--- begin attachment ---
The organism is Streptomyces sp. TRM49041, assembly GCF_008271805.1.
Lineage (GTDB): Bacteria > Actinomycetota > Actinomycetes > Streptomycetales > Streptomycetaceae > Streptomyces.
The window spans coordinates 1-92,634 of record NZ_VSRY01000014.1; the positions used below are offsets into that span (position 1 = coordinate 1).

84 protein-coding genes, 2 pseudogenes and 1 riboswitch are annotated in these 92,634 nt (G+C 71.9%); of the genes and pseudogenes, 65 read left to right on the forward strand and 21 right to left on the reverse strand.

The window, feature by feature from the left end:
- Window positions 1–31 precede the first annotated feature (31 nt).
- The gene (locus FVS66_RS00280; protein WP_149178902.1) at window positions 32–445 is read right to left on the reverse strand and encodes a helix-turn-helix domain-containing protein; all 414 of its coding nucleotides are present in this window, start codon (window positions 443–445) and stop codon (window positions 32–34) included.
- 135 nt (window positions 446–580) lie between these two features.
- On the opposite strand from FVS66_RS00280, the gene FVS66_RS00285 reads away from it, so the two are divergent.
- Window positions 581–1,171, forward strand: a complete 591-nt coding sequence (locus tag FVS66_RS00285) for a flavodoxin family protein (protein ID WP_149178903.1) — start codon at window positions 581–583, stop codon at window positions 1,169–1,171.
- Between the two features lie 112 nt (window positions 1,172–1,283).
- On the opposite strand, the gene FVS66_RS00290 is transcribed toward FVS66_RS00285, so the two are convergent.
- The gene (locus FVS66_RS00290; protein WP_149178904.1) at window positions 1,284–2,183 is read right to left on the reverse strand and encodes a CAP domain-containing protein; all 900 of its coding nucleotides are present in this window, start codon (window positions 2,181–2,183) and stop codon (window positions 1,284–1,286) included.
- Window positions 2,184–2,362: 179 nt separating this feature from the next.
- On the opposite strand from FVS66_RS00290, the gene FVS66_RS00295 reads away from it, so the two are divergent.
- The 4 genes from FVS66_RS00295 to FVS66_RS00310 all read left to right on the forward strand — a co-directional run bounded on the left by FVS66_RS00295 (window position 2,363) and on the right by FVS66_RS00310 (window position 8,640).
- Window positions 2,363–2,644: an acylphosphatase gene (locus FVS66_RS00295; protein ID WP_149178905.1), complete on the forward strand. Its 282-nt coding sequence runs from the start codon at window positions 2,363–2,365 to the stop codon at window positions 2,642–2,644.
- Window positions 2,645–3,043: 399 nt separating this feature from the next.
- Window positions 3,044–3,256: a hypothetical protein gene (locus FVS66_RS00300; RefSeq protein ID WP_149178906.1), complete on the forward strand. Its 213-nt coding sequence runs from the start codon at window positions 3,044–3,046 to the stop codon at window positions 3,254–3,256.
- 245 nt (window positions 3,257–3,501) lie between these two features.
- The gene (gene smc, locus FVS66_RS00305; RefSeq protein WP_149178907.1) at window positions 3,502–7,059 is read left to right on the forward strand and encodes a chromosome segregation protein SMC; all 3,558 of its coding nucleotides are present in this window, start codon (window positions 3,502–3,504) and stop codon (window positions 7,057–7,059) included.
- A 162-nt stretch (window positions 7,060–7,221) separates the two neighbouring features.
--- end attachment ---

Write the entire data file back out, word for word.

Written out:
The organism is Streptomyces sp. TRM49041, assembly GCF_008271805.1.
Lineage (GTDB): Bacteria > Actinomycetota > Actinomycetes > Streptomycetales > Streptomycetaceae > Streptomyces.
The window spans coordinates 1-92,634 of record NZ_VSRY01000014.1; the positions used below are offsets into that span (position 1 = coordinate 1).

84 protein-coding genes, 2 pseudogenes and 1 riboswitch are annotated in these 92,634 nt (G+C 71.9%); of the genes and pseudogenes, 65 read left to right on the forward strand and 21 right to left on the reverse strand.

The window, feature by feature from the left end:
- Window positions 1–31 precede the first annotated feature (31 nt).
- The gene (locus FVS66_RS00280; protein WP_149178902.1) at window positions 32–445 is read right to left on the reverse strand and encodes a helix-turn-helix domain-containing protein; all 414 of its coding nucleotides are present in this window, start codon (window positions 443–445) and stop codon (window positions 32–34) included.
- 135 nt (window positions 446–580) lie between these two features.
- On the opposite strand from FVS66_RS00280, the gene FVS66_RS00285 reads away from it, so the two are divergent.
- Window positions 581–1,171, forward strand: a complete 591-nt coding sequence (locus tag FVS66_RS00285) for a flavodoxin family protein (protein ID WP_149178903.1) — start codon at window positions 581–583, stop codon at window positions 1,169–1,171.
- Between the two features lie 112 nt (window positions 1,172–1,283).
- On the opposite strand, the gene FVS66_RS00290 is transcribed toward FVS66_RS00285, so the two are convergent.
- The gene (locus FVS66_RS00290; protein WP_149178904.1) at window positions 1,284–2,183 is read right to left on the reverse strand and encodes a CAP domain-containing protein; all 900 of its coding nucleotides are present in this window, start codon (window positions 2,181–2,183) and stop codon (window positions 1,284–1,286) included.
- Window positions 2,184–2,362: 179 nt separating this feature from the next.
- On the opposite strand from FVS66_RS00290, the gene FVS66_RS00295 reads away from it, so the two are divergent.
- The 4 genes from FVS66_RS00295 to FVS66_RS00310 all read left to right on the forward strand — a co-directional run bounded on the left by FVS66_RS00295 (window position 2,363) and on the right by FVS66_RS00310 (window position 8,640).
- Window positions 2,363–2,644: an acylphosphatase gene (locus FVS66_RS00295; protein ID WP_149178905.1), complete on the forward strand. Its 282-nt coding sequence runs from the start codon at window positions 2,363–2,365 to the stop codon at window positions 2,642–2,644.
- Window positions 2,645–3,043: 399 nt separating this feature from the next.
- Window positions 3,044–3,256: a hypothetical protein gene (locus FVS66_RS00300; RefSeq protein ID WP_149178906.1), complete on the forward strand. Its 213-nt coding sequence runs from the start codon at window positions 3,044–3,046 to the stop codon at window positions 3,254–3,256.
- 245 nt (window positions 3,257–3,501) lie between these two features.
- The gene (gene smc, locus FVS66_RS00305; RefSeq protein WP_149178907.1) at window positions 3,502–7,059 is read left to right on the forward strand and encodes a chromosome segregation protein SMC; all 3,558 of its coding nucleotides are present in this window, start codon (window positions 3,502–3,504) and stop codon (window positions 7,057–7,059) included.
- A 162-nt stretch (window positions 7,060–7,221) separates the two neighbouring features.